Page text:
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belief

[bih-leef] /bɪˈlif/
noun
1.
something believed; an opinion or conviction:
a belief that the earth is flat.
2.
confidence in the truth or existence of something not immediately susceptible to rigorous proof:
a statement unworthy of belief.
3.
confidence; faith; trust:
a child's belief in his parents.
4.
a religious tenet or tenets; religious creed or faith:
the Christian belief.
Origin
1125-1175
1125-75; earlier bile(e)ve (noun use of v.); replacing Middle English bileave, equivalent to bi- be- + leave; compare Old English gelēafa (cognate with Dutch geloof, German Glaube; akin to Gothic galaubeins)
Related forms
prebelief, noun
superbelief, noun
Synonyms
1. view, tenet, conclusion, persuasion. 2. assurance. Belief, certainty, conviction refer to acceptance of, or confidence in, an alleged fact or body of facts as true or right without positive knowledge or proof. Belief is such acceptance in general: belief in astrology. Certainty indicates unquestioning belief and positiveness in one's own mind that something is true: I know this for a certainty. Conviction is settled, profound, or earnest belief that something is right: a conviction that a decision is just. 4. doctrine, dogma.
Dictionary.com Unabridged
Based on the Random House Dictionary, © Random House, Inc. 2014.
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Examples from the web for beliefs
  • The inability to agree on the principles that underlie our beliefs is at the root of our political discord.
  • If a non-believer has no beliefs there's nothing forbidding him to do the immoral or unkind.
  • Failure was not part of their convictions as long as they followed their doctrinal beliefs.
  • Obviously not all church-connected colleges insist on exact subscription to their own particular beliefs.
  • Our choices depend on our beliefs and our choices always have consequences.
  • Imposing one's beliefs on another people or nation at the cost of destroying their culture can hardly be justified.
  • We have only begun to envision a world where mythological beliefs are unnecessary.
  • Deeply held beliefs make it easy to accept the absurd.
  • He carried his beliefs with him into his professional life as a doctor and surgeon.
  • The way forward is, and has always been, to subject all beliefs to scientific inquiry.
British Dictionary definitions for beliefs

belief

/bɪˈliːf/
noun
1.
a principle, proposition, idea, etc, accepted as true
2.
opinion; conviction
3.
religious faith
4.
trust or confidence, as in a person or a person's abilities, probity, etc
Collins English Dictionary - Complete & Unabridged 2012 Digital Edition
© William Collins Sons & Co. Ltd. 1979, 1986 © HarperCollins
Publishers 1998, 2000, 2003, 2005, 2006, 2007, 2009, 2012
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Word Origin and History for beliefs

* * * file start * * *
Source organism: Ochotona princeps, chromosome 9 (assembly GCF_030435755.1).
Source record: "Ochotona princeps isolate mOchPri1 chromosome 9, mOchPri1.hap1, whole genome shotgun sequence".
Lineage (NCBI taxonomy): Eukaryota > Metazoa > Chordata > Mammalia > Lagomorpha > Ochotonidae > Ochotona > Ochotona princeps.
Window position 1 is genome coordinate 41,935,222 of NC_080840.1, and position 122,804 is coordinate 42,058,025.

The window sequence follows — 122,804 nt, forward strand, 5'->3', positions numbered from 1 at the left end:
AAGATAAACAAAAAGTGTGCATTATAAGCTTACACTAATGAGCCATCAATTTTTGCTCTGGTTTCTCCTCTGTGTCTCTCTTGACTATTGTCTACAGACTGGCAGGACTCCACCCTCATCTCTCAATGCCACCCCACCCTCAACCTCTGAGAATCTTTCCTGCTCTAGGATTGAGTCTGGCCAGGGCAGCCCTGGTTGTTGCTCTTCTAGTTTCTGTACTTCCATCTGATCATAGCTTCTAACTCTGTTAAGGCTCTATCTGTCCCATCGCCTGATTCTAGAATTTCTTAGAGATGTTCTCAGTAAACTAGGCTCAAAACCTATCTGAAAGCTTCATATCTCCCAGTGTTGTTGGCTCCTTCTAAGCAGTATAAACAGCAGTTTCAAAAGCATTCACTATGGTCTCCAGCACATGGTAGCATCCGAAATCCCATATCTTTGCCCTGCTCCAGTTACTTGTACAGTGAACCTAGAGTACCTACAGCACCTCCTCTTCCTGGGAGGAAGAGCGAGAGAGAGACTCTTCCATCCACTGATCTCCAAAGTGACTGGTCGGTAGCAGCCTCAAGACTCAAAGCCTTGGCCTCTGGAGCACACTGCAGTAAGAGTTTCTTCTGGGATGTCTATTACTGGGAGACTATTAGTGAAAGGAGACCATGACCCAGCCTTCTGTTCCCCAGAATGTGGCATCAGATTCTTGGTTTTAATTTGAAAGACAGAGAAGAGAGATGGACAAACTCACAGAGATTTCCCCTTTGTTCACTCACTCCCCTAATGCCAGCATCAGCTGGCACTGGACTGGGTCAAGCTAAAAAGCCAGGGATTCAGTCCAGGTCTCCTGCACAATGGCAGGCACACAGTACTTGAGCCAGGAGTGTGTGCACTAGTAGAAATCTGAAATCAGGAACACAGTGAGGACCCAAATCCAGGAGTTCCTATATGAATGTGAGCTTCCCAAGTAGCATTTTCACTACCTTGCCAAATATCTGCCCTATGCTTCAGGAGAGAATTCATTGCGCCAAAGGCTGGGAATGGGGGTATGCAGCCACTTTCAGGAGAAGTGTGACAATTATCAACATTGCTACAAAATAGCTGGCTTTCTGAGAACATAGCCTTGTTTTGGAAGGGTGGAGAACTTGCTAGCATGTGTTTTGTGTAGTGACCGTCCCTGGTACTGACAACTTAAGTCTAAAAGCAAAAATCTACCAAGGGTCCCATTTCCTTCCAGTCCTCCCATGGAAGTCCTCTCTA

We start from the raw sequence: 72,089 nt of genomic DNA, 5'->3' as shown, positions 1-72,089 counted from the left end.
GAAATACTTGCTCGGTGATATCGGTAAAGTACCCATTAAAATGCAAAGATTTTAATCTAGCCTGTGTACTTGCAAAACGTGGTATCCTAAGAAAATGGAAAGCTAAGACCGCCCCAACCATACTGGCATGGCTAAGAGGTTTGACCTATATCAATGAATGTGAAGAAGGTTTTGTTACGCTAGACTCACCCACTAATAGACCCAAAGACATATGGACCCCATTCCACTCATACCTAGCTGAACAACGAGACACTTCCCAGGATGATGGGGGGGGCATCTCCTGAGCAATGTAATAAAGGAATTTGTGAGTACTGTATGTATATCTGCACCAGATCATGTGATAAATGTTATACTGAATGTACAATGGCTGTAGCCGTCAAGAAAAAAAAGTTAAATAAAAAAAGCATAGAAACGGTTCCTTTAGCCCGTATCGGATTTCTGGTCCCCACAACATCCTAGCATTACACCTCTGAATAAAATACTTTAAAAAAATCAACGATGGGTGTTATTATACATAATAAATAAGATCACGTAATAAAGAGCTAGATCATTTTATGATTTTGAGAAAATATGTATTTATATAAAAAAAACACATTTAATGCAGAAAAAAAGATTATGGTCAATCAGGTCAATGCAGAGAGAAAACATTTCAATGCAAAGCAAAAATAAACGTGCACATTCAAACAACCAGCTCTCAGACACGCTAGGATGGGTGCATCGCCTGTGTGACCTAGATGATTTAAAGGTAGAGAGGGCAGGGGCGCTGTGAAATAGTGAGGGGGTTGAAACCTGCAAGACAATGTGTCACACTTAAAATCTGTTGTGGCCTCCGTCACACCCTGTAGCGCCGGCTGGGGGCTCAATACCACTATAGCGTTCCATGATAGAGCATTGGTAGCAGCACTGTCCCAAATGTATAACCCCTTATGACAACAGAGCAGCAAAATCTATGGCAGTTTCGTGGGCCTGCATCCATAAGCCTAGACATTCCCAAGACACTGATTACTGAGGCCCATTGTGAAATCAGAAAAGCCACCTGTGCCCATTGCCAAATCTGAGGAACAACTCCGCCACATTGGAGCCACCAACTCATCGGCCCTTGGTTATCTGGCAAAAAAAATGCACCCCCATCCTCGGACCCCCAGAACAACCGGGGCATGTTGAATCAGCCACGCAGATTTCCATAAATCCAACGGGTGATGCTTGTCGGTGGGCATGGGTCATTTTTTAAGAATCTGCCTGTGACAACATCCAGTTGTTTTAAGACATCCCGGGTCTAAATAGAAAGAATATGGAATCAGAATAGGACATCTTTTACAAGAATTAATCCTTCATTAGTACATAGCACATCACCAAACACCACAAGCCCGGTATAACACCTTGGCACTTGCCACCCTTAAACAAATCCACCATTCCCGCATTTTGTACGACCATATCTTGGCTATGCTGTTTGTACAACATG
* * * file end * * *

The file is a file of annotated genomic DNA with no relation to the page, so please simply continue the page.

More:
belief

n.

late 12c., bileave, replacing Old English geleafa "belief, faith," from West Germanic *ga-laubon "to hold dear, esteem, trust" (cf. Old Saxon gilobo, Middle Dutch gelove, Old High German giloubo, German Glaube), from *galaub- "dear, esteemed," from intensive prefix *ga- + *leubh- "to care, desire, like, love" (see love (v.)). The prefix was altered on analogy of the verb believe. The distinction of the final consonant from that of believe developed 15c.

"The be-, which is not a natural prefix of nouns, was prefixed on the analogy of the vb. (where it is naturally an intensive) .... [OED]
Belief used to mean "trust in God," while faith meant "loyalty to a person based on promise or duty" (a sense preserved in keep one's faith, in good (or bad) faith and in common usage of faithful, faithless, which contain no notion of divinity). But faith, as cognate of Latin fides, took on the religious sense beginning in 14c. translations, and belief had by 16c. become limited to "mental acceptance of something as true," from the religious use in the sense of "things held to be true as a matter of religious doctrine" (a sense attested from early 13c.).

Online Etymology Dictionary, © 2010 Douglas Harper
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Encyclopedia Article for beliefs

belief

a mental attitude of acceptance or assent toward a proposition without the full intellectual knowledge required to guarantee its truth. Believing is either an intellectual judgment or, as the 18th-century Scottish Skeptic David Hume maintained, a special sort of feeling with overtones that differ from those of disbelief. Beliefs have been distinguished according to their degree of certainty: a surmise or suspicion, an opinion, or a conviction. Belief becomes knowledge only when the truth of a proposition becomes evident to the believer. Belief in someone or something is basically different from belief that a proposition is true

Learn more about belief with a free trial on Britannica.com
Encyclopedia Britannica, 2008. Encyclopedia Britannica Online.
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